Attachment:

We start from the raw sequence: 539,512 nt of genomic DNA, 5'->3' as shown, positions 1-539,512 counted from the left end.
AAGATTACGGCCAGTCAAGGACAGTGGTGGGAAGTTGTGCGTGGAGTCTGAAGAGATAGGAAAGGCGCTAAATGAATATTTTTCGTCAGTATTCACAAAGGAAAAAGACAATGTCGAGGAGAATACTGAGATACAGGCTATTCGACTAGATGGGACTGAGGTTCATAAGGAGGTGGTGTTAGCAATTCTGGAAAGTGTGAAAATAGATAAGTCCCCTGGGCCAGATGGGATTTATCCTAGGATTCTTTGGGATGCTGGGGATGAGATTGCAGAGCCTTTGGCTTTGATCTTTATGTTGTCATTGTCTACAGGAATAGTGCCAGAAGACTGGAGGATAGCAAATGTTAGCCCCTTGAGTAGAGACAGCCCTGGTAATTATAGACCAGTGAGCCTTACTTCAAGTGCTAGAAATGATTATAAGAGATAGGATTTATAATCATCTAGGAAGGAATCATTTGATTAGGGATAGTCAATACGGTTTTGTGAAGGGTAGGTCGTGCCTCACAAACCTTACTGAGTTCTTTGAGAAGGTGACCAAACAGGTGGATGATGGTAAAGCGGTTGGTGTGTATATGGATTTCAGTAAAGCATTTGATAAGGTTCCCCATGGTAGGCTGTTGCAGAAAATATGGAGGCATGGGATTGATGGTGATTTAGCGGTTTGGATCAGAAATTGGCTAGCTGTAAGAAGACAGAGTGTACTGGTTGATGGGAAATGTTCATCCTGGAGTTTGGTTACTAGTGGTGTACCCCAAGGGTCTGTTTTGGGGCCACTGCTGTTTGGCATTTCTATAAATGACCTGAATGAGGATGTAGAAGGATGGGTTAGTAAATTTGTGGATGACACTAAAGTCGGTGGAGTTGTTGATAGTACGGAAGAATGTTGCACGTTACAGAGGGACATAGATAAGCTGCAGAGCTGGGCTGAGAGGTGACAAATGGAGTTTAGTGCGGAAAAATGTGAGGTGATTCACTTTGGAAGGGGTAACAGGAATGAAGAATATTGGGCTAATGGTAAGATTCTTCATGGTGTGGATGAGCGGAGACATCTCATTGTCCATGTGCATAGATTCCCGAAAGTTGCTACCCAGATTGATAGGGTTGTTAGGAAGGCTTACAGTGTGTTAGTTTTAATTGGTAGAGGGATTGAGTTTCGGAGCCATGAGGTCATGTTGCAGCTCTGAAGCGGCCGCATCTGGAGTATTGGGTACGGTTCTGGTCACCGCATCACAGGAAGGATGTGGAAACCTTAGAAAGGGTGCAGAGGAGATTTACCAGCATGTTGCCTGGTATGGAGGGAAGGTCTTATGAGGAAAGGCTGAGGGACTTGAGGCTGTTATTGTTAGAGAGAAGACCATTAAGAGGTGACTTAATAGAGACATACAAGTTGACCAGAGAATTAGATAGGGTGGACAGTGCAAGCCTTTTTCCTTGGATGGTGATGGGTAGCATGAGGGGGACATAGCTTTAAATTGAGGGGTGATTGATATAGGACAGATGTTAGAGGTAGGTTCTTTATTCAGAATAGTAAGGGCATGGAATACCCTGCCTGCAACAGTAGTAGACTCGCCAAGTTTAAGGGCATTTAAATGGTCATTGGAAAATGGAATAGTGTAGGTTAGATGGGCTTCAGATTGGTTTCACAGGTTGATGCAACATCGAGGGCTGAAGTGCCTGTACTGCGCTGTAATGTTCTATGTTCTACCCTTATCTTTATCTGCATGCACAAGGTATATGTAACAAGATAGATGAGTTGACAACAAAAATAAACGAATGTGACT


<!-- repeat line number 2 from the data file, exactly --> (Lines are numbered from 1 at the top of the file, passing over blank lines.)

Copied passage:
AAGATTACGGCCAGTCAAGGACAGTGGTGGGAAGTTGTGCGTGGAGTCTGAAGAGATAGGAAAGGCGCTAAATGAATATTTTTCGTCAGTATTCACAAAGGAAAAAGACAATGTCGAGGAGAATACTGAGATACAGGCTATTCGACTAGATGGGACTGAGGTTCATAAGGAGGTGGTGTTAGCAATTCTGGAAAGTGTGAAAATAGATAAGTCCCCTGGGCCAGATGGGATTTATCCTAGGATTCTTTGGGATGCTGGGGATGAGATTGCAGAGCCTTTGGCTTTGATCTTTATGTTGTCATTGTCTACAGGAATAGTGCCAGAAGACTGGAGGATAGCAAATGTTAGCCCCTTGAGTAGAGACAGCCCTGGTAATTATAGACCAGTGAGCCTTACTTCAAGTGCTAGAAATGATTATAAGAGATAGGATTTATAATCATCTAGGAAGGAATCATTTGATTAGGGATAGTCAATACGGTTTTGTGAAGGGTAGGTCGTGCCTCACAAACCTTACTGAGTTCTTTGAGAAGGTGACCAAACAGGTGGATGATGGTAAAGCGGTTGGTGTGTATATGGATTTCAGTAAAGCATTTGATAAGGTTCCCCATGGTAGGCTGTTGCAGAAAATATGGAGGCATGGGATTGATGGTGATTTAGCGGTTTGGATCAGAAATTGGCTAGCTGTAAGAAGACAGAGTGTACTGGTTGATGGGAAATGTTCATCCTGGAGTTTGGTTACTAGTGGTGTACCCCAAGGGTCTGTTTTGGGGCCACTGCTGTTTGGCATTTCTATAAATGACCTGAATGAGGATGTAGAAGGATGGGTTAGTAAATTTGTGGATGACACTAAAGTCGGTGGAGTTGTTGATAGTACGGAAGAATGTTGCACGTTACAGAGGGACATAGATAAGCTGCAGAGCTGGGCTGAGAGGTGACAAATGGAGTTTAGTGCGGAAAAATGTGAGGTGATTCACTTTGGAAGGGGTAACAGGAATGAAGAATATTGGGCTAATGGTAAGATTCTTCATGGTGTGGATGAGCGGAGACATCTCATTGTCCATGTGCATAGATTCCCGAAAGTTGCTACCCAGATTGATAGGGTTGTTAGGAAGGCTTACAGTGTGTTAGTTTTAATTGGTAGAGGGATTGAGTTTCGGAGCCATGAGGTCATGTTGCAGCTCTGAAGCGGCCGCATCTGGAGTATTGGGTACGGTTCTGGTCACCGCATCACAGGAAGGATGTGGAAACCTTAGAAAGGGTGCAGAGGAGATTTACCAGCATGTTGCCTGGTATGGAGGGAAGGTCTTATGAGGAAAGGCTGAGGGACTTGAGGCTGTTATTGTTAGAGAGAAGACCATTAAGAGGTGACTTAATAGAGACATACAAGTTGACCAGAGAATTAGATAGGGTGGACAGTGCAAGCCTTTTTCCTTGGATGGTGATGGGTAGCATGAGGGGGACATAGCTTTAAATTGAGGGGTGATTGATATAGGACAGATGTTAGAGGTAGGTTCTTTATTCAGAATAGTAAGGGCATGGAATACCCTGCCTGCAACAGTAGTAGACTCGCCAAGTTTAAGGGCATTTAAATGGTCATTGGAAAATGGAATAGTGTAGGTTAGATGGGCTTCAGATTGGTTTCACAGGTTGATGCAACATCGAGGGCTGAAGTGCCTGTACTGCGCTGTAATGTTCTATGTTCTACCCTTATCTTTATCTGCATGCACAAGGTATATGTAACAAGATAGATGAGTTGACAACAAAAATAAACGAATGTGACT